How did the Atheist Bus Campaign start?
The campaign began when comedy writer Ariane Sherine saw an advert on a London bus featuring the Bible quote, “When the Son of Man comes, will He find Faith on this Earth?” [sic]. A website URL ran underneath the quote, and when Sherine visited the site she learned that, as a non-believer, she would be “condemned to everlasting separation from God and then spend all eternity in torment in hell”.
Unsettled that religious groups were allowed to advertise websites which warned that the non-religious would face torture at the end of their lives, Sherine pitched and began to write a comment piece for The Guardian‘s Cif (Comment is free) website, called Atheists – Gimme Five. As part of her research for the piece, she called the Advertising Standards Authority, but was told that the website advertised wasn’t part of their remit. At the end of her article, keen to suggest a solution, she proposed:
[if all atheists reading this] contribute £5, it’s possible that we can fund a much-needed atheist London bus ad with the slogan: “There’s probably no God. Now stop worrying and [enjoy] your life.”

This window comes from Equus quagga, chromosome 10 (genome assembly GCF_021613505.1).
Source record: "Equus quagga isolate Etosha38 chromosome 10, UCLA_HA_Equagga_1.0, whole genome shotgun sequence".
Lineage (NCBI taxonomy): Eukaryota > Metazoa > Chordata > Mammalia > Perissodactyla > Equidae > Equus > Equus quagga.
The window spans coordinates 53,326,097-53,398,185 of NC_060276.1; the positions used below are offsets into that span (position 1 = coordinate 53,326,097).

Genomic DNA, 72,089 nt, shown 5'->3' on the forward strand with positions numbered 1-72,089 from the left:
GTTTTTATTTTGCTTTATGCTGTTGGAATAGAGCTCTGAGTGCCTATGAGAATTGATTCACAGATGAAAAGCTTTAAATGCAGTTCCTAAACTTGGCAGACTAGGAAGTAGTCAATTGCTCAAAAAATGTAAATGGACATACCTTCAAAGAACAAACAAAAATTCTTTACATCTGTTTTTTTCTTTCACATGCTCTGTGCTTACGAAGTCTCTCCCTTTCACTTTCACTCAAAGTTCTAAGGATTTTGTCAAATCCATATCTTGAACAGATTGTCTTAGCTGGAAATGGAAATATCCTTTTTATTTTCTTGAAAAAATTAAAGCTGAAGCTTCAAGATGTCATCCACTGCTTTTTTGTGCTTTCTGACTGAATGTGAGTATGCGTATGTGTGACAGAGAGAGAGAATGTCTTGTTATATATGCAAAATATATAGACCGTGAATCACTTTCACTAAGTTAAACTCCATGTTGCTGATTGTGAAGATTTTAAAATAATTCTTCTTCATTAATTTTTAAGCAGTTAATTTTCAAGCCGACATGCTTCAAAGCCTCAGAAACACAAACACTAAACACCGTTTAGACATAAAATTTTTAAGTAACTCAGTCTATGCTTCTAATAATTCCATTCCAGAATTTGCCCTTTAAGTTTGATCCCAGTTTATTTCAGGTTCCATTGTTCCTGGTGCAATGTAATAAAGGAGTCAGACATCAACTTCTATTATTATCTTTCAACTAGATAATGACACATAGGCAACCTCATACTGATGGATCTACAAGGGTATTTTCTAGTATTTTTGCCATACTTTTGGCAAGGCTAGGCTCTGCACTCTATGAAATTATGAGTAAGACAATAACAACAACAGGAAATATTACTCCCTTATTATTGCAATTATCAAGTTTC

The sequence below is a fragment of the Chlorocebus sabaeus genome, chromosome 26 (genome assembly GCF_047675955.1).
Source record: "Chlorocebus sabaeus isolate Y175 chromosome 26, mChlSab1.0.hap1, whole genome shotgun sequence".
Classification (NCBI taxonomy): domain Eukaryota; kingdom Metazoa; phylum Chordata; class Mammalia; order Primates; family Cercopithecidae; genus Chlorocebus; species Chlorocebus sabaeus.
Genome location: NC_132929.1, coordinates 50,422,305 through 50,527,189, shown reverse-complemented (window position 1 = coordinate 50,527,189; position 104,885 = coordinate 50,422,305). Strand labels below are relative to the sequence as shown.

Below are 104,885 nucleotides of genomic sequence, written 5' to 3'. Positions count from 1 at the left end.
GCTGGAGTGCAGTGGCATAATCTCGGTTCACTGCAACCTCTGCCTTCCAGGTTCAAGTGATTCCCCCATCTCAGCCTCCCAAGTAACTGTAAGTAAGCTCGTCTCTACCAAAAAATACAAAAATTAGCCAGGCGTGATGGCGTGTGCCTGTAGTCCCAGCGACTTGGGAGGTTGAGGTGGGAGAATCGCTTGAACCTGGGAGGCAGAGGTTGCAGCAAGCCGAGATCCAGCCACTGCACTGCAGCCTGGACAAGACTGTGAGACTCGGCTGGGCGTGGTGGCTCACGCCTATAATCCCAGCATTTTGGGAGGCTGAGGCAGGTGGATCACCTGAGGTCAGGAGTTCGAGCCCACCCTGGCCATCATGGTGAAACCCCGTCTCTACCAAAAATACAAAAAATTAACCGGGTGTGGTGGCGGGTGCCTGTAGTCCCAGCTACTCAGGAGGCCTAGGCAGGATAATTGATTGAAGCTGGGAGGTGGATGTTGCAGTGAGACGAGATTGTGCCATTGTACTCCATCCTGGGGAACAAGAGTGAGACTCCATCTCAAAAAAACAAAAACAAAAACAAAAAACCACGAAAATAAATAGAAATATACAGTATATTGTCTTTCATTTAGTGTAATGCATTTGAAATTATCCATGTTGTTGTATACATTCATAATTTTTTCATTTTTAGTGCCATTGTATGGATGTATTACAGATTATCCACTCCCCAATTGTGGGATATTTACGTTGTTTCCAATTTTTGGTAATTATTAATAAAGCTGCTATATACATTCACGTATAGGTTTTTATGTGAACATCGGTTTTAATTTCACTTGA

To Sherine’s surprise and excitement, the majority of reader comments under the article were very positive and enthusiastic about the idea, with dozens of commenters offering to contribute to the campaign.
Political blogger Jon Worth read the piece, thought the proposal was a smart and sweet idea, and emailed Sherine asking if he could set up a Pledgebank page, where readers could pledge to donate to the campaign. The Pledgebank link was placed in the comments of the original article, and although the piece was archived after three days, dozens of blogs picked up on the idea and it spread across the internet.
877 people signed up to the Pledgebank page before it closed six weeks later, and Matthew Parris wrote positively about the idea in his column in The Times on the page’s very last day. However, the Daily Telegraph published an inaccurate report after the page closed, saying that atheists had failed to donate enough money to the campaign, not acknowledging that there had in fact been no donation phase and almost no publicity.
To set the record straight, Sherine wrote a second article for Cif called Dawkin ‘Bout A Revolution, explaining what had happened, and announced that the campaign would relaunch in the autumn “with a new website [AtheistCampaign.org] and a more proactive campaign”.
The Atheist Bus Campaign launched on Tuesday October 21 2008 with the initial fundraising target of £5500 which was surpassed in a matter of hours. The campaign has so far raised more than £135000 and has been featured widely in the press (1, 2, 3) and the buses can be seen on the streets of London and cities across the UK in January 2009.
Why only ‘probably’ no god?
As with the famous Carlsberg ads (‘probably the best lager in the world’), ‘probably’ helps to ensure that our ads will not breach any advertising codes Committee of Advertising Practice advised the campaign that “the inclusion of the word ‘probably’ makes it less likely to cause offence, and therefore be in breach of the Advertising Code.”